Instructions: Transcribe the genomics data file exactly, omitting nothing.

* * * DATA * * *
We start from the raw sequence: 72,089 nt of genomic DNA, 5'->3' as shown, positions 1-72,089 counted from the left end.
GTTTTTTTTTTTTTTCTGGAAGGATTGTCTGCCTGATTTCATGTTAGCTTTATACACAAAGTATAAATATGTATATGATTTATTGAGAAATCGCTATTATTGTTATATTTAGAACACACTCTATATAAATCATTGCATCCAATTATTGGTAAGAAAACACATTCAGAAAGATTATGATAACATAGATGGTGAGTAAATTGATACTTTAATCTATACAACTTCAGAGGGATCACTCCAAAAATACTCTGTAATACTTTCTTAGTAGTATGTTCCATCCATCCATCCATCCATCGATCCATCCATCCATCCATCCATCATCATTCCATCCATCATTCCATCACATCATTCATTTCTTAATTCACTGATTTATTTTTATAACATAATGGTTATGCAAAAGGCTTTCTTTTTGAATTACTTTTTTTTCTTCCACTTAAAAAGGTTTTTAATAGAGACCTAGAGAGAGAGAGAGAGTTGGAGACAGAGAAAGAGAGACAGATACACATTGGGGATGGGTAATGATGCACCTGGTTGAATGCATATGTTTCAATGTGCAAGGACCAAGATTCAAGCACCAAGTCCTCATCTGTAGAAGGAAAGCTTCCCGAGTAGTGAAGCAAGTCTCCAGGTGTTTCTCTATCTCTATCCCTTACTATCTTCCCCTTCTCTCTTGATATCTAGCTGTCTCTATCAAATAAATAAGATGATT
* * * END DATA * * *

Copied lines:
We start from the raw sequence: 72,089 nt of genomic DNA, 5'->3' as shown, positions 1-72,089 counted from the left end.
GTTTTTTTTTTTTTTCTGGAAGGATTGTCTGCCTGATTTCATGTTAGCTTTATACACAAAGTATAAATATGTATATGATTTATTGAGAAATCGCTATTATTGTTATATTTAGAACACACTCTATATAAATCATTGCATCCAATTATTGGTAAGAAAACACATTCAGAAAGATTATGATAACATAGATGGTGAGTAAATTGATACTTTAATCTATACAACTTCAGAGGGATCACTCCAAAAATACTCTGTAATACTTTCTTAGTAGTATGTTCCATCCATCCATCCATCCATCGATCCATCCATCCATCCATCCATCATCATTCCATCCATCATTCCATCACATCATTCATTTCTTAATTCACTGATTTATTTTTATAACATAATGGTTATGCAAAAGGCTTTCTTTTTGAATTACTTTTTTTTCTTCCACTTAAAAAGGTTTTTAATAGAGACCTAGAGAGAGAGAGAGAGTTGGAGACAGAGAAAGAGAGACAGATACACATTGGGGATGGGTAATGATGCACCTGGTTGAATGCATATGTTTCAATGTGCAAGGACCAAGATTCAAGCACCAAGTCCTCATCTGTAGAAGGAAAGCTTCCCGAGTAGTGAAGCAAGTCTCCAGGTGTTTCTCTATCTCTATCCCTTACTATCTTCCCCTTCTCTCTTGATATCTAGCTGTCTCTATCAAATAAATAAGATGATT